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abstract = "Objective To determine whether nocturia is associated with the development of diabetes mellitus, hypertension, coronary heart disease (CHD) and occurrence of death. Materials and Methods We studied data obtained from a retrospective cohort of randomly selected men, aged 40-79 years in 1990, from Olmsted County, MN, USA. Moderate nocturia was defined as waking to urinate ≥2 times per night. Men were followed every 2 years through repeated questionnaires and community medical records to assess development of diabetes mellitus and hypertension, and occurrence of death. CHD was ascertained through ongoing surveillance of heart disease in Olmsted County. Cox proportional hazard models were used to estimate associations between baseline nocturia and each of the outcomes. Results A total of 2447 men were followed for a median of 17.1 years (25th and 75th percentiles: 15.0, 17.4 years). Moderate nocturia was not significantly associated with the later development of diabetes mellitus or hypertension in this study. Younger men (<60 years of age) with moderate nocturia were more likely to develop CHD later in life than younger men without nocturia (hazard ratio [HR]: 1.68; 95{\%} confidence interval [CI]: 1.13, 2.49). This association was no longer significant when adjusted for age, body mass index (BMI) and urological medications (HR: 1.36; 95{\%} CI: 0.87, 2.12). Older men (≥60 years of age) with moderate nocturia were more likely to die than older men without moderate nocturia, even after adjusting for age, BMI, urological medications and CHD (HR: 1.48; 95{\%} CI: 1.15, 1.91). Conclusion Nocturia may be a marker for increased risk of CHD in younger men, and death in older men.",
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T1 - Nocturia is associated with an increased risk of coronary heart disease and death

AU - Lightner, Deborah J.

AU - Krambeck, Amy

AU - Jacobson, Debra J.

AU - McGree, Michaela E.

AU - Jacobsen, Steven J.

AU - Lieber, Michael M.

AU - Roger, Véronique L.

AU - Girman, Cynthia J.

AU - St. Sauver, Jennifer L.

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N2 - Objective To determine whether nocturia is associated with the development of diabetes mellitus, hypertension, coronary heart disease (CHD) and occurrence of death. Materials and Methods We studied data obtained from a retrospective cohort of randomly selected men, aged 40-79 years in 1990, from Olmsted County, MN, USA. Moderate nocturia was defined as waking to urinate ≥2 times per night. Men were followed every 2 years through repeated questionnaires and community medical records to assess development of diabetes mellitus and hypertension, and occurrence of death. CHD was ascertained through ongoing surveillance of heart disease in Olmsted County. Cox proportional hazard models were used to estimate associations between baseline nocturia and each of the outcomes. Results A total of 2447 men were followed for a median of 17.1 years (25th and 75th percentiles: 15.0, 17.4 years). Moderate nocturia was not significantly associated with the later development of diabetes mellitus or hypertension in this study. Younger men (<60 years of age) with moderate nocturia were more likely to develop CHD later in life than younger men without nocturia (hazard ratio [HR]: 1.68; 95% confidence interval [CI]: 1.13, 2.49). This association was no longer significant when adjusted for age, body mass index (BMI) and urological medications (HR: 1.36; 95% CI: 0.87, 2.12). Older men (≥60 years of age) with moderate nocturia were more likely to die than older men without moderate nocturia, even after adjusting for age, BMI, urological medications and CHD (HR: 1.48; 95% CI: 1.15, 1.91). Conclusion Nocturia may be a marker for increased risk of CHD in younger men, and death in older men.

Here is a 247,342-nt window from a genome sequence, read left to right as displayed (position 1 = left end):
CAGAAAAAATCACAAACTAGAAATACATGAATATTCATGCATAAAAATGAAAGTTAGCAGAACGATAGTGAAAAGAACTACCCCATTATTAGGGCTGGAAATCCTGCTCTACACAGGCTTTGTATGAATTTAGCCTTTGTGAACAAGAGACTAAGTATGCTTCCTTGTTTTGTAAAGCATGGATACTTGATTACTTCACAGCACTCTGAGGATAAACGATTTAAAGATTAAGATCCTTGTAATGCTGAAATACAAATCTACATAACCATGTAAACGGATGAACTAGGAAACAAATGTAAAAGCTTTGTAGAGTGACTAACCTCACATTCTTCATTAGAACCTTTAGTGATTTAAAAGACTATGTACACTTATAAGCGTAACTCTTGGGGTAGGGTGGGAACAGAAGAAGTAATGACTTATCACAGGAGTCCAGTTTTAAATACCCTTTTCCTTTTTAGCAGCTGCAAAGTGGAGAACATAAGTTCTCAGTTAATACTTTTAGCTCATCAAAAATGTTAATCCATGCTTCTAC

AB - Objective To determine whether nocturia is associated with the development of diabetes mellitus, hypertension, coronary heart disease (CHD) and occurrence of death. Materials and Methods We studied data obtained from a retrospective cohort of randomly selected men, aged 40-79 years in 1990, from Olmsted County, MN, USA. Moderate nocturia was defined as waking to urinate ≥2 times per night. Men were followed every 2 years through repeated questionnaires and community medical records to assess development of diabetes mellitus and hypertension, and occurrence of death. CHD was ascertained through ongoing surveillance of heart disease in Olmsted County. Cox proportional hazard models were used to estimate associations between baseline nocturia and each of the outcomes. Results A total of 2447 men were followed for a median of 17.1 years (25th and 75th percentiles: 15.0, 17.4 years). Moderate nocturia was not significantly associated with the later development of diabetes mellitus or hypertension in this study. Younger men (<60 years of age) with moderate nocturia were more likely to develop CHD later in life than younger men without nocturia (hazard ratio [HR]: 1.68; 95% confidence interval [CI]: 1.13, 2.49). This association was no longer significant when adjusted for age, body mass index (BMI) and urological medications (HR: 1.36; 95% CI: 0.87, 2.12). Older men (≥60 years of age) with moderate nocturia were more likely to die than older men without moderate nocturia, even after adjusting for age, BMI, urological medications and CHD (HR: 1.48; 95% CI: 1.15, 1.91). Conclusion Nocturia may be a marker for increased risk of CHD in younger men, and death in older men.